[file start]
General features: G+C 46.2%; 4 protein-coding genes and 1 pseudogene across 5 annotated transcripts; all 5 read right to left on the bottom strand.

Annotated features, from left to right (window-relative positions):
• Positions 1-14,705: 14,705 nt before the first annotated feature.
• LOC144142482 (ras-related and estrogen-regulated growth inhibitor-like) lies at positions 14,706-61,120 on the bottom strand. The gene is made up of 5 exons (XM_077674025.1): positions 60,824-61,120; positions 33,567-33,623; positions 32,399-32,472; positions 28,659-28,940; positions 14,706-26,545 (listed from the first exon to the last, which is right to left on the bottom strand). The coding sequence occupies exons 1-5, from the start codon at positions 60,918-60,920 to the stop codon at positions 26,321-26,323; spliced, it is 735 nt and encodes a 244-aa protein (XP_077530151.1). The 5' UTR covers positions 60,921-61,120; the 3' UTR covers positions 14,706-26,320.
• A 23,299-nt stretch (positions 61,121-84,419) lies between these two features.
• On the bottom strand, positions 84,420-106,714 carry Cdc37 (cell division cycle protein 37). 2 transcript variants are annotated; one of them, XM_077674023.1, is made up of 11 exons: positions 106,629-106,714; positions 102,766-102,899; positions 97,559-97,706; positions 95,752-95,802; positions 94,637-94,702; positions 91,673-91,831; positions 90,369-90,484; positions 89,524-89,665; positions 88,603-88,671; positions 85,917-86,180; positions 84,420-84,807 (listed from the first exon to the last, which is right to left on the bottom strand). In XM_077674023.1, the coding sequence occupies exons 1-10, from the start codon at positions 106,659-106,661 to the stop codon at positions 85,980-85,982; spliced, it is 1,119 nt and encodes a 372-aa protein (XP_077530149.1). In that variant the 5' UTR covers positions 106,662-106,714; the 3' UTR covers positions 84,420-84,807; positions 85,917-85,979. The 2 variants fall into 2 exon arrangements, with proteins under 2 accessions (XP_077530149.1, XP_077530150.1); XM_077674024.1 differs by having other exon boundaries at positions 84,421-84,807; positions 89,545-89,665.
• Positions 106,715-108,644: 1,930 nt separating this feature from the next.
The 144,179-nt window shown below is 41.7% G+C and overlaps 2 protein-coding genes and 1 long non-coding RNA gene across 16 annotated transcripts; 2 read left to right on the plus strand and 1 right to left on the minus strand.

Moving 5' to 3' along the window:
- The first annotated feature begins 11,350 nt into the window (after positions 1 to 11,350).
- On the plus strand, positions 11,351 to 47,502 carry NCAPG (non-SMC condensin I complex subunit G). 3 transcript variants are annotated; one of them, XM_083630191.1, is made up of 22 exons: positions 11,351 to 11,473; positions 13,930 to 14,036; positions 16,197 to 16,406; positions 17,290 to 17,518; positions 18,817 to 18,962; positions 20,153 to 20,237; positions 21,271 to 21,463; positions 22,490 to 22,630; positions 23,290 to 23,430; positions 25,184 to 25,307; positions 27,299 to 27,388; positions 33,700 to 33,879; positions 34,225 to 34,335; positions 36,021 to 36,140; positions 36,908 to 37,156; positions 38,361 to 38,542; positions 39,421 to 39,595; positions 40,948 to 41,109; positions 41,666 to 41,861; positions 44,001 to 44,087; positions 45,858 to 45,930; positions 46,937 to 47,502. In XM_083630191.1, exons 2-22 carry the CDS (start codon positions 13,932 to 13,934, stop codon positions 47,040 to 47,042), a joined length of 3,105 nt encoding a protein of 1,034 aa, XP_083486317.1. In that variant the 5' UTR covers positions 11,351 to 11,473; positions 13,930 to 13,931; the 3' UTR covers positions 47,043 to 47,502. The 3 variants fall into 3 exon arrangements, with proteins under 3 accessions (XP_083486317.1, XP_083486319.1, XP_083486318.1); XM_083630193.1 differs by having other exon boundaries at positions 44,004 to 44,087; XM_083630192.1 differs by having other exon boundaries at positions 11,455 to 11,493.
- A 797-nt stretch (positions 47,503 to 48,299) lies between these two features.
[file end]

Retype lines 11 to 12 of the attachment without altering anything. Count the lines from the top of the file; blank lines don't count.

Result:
- On the plus strand, positions 11,351 to 47,502 carry NCAPG (non-SMC condensin I complex subunit G). 3 transcript variants are annotated; one of them, XM_083630191.1, is made up of 22 exons: positions 11,351 to 11,473; positions 13,930 to 14,036; positions 16,197 to 16,406; positions 17,290 to 17,518; positions 18,817 to 18,962; positions 20,153 to 20,237; positions 21,271 to 21,463; positions 22,490 to 22,630; positions 23,290 to 23,430; positions 25,184 to 25,307; positions 27,299 to 27,388; positions 33,700 to 33,879; positions 34,225 to 34,335; positions 36,021 to 36,140; positions 36,908 to 37,156; positions 38,361 to 38,542; positions 39,421 to 39,595; positions 40,948 to 41,109; positions 41,666 to 41,861; positions 44,001 to 44,087; positions 45,858 to 45,930; positions 46,937 to 47,502. In XM_083630191.1, exons 2-22 carry the CDS (start codon positions 13,932 to 13,934, stop codon positions 47,040 to 47,042), a joined length of 3,105 nt encoding a protein of 1,034 aa, XP_083486317.1. In that variant the 5' UTR covers positions 11,351 to 11,473; positions 13,930 to 13,931; the 3' UTR covers positions 47,043 to 47,502. The 3 variants fall into 3 exon arrangements, with proteins under 3 accessions (XP_083486317.1, XP_083486319.1, XP_083486318.1); XM_083630193.1 differs by having other exon boundaries at positions 44,004 to 44,087; XM_083630192.1 differs by having other exon boundaries at positions 11,455 to 11,493.
- A 797-nt stretch (positions 47,503 to 48,299) lies between these two features.